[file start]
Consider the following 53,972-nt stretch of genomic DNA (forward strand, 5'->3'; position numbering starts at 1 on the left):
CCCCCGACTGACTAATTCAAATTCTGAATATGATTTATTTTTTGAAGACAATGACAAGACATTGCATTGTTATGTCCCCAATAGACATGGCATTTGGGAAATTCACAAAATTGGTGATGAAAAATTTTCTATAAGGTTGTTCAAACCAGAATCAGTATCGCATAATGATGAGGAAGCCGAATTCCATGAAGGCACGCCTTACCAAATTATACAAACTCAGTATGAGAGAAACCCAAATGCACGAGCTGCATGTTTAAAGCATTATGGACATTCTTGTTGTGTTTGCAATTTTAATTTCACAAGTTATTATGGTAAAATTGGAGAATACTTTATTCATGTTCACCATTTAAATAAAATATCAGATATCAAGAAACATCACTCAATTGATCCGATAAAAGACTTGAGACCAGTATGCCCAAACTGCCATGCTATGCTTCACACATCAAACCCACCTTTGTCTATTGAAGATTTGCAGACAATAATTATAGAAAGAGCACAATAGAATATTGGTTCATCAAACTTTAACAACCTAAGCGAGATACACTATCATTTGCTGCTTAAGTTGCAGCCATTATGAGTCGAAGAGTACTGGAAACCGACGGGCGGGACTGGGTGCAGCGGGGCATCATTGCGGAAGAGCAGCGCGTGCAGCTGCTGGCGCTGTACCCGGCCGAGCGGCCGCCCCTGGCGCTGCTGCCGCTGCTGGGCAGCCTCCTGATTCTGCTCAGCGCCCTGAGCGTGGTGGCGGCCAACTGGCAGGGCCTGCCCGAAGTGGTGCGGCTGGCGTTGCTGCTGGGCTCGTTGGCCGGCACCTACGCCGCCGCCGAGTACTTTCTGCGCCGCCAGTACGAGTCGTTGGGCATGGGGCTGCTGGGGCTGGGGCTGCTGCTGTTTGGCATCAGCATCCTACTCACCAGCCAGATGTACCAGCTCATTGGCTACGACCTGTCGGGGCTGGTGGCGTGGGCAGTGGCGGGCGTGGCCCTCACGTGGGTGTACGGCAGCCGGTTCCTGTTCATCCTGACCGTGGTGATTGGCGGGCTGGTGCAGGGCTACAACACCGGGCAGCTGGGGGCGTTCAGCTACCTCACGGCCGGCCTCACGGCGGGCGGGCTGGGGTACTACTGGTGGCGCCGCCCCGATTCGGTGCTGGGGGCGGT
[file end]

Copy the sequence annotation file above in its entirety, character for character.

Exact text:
Consider the following 53,972-nt stretch of genomic DNA (forward strand, 5'->3'; position numbering starts at 1 on the left):
CCCCCGACTGACTAATTCAAATTCTGAATATGATTTATTTTTTGAAGACAATGACAAGACATTGCATTGTTATGTCCCCAATAGACATGGCATTTGGGAAATTCACAAAATTGGTGATGAAAAATTTTCTATAAGGTTGTTCAAACCAGAATCAGTATCGCATAATGATGAGGAAGCCGAATTCCATGAAGGCACGCCTTACCAAATTATACAAACTCAGTATGAGAGAAACCCAAATGCACGAGCTGCATGTTTAAAGCATTATGGACATTCTTGTTGTGTTTGCAATTTTAATTTCACAAGTTATTATGGTAAAATTGGAGAATACTTTATTCATGTTCACCATTTAAATAAAATATCAGATATCAAGAAACATCACTCAATTGATCCGATAAAAGACTTGAGACCAGTATGCCCAAACTGCCATGCTATGCTTCACACATCAAACCCACCTTTGTCTATTGAAGATTTGCAGACAATAATTATAGAAAGAGCACAATAGAATATTGGTTCATCAAACTTTAACAACCTAAGCGAGATACACTATCATTTGCTGCTTAAGTTGCAGCCATTATGAGTCGAAGAGTACTGGAAACCGACGGGCGGGACTGGGTGCAGCGGGGCATCATTGCGGAAGAGCAGCGCGTGCAGCTGCTGGCGCTGTACCCGGCCGAGCGGCCGCCCCTGGCGCTGCTGCCGCTGCTGGGCAGCCTCCTGATTCTGCTCAGCGCCCTGAGCGTGGTGGCGGCCAACTGGCAGGGCCTGCCCGAAGTGGTGCGGCTGGCGTTGCTGCTGGGCTCGTTGGCCGGCACCTACGCCGCCGCCGAGTACTTTCTGCGCCGCCAGTACGAGTCGTTGGGCATGGGGCTGCTGGGGCTGGGGCTGCTGCTGTTTGGCATCAGCATCCTACTCACCAGCCAGATGTACCAGCTCATTGGCTACGACCTGTCGGGGCTGGTGGCGTGGGCAGTGGCGGGCGTGGCCCTCACGTGGGTGTACGGCAGCCGGTTCCTGTTCATCCTGACCGTGGTGATTGGCGGGCTGGTGCAGGGCTACAACACCGGGCAGCTGGGGGCGTTCAGCTACCTCACGGCCGGCCTCACGGCGGGCGGGCTGGGGTACTACTGGTGGCGCCGCCCCGATTCGGTGCTGGGGGCGGT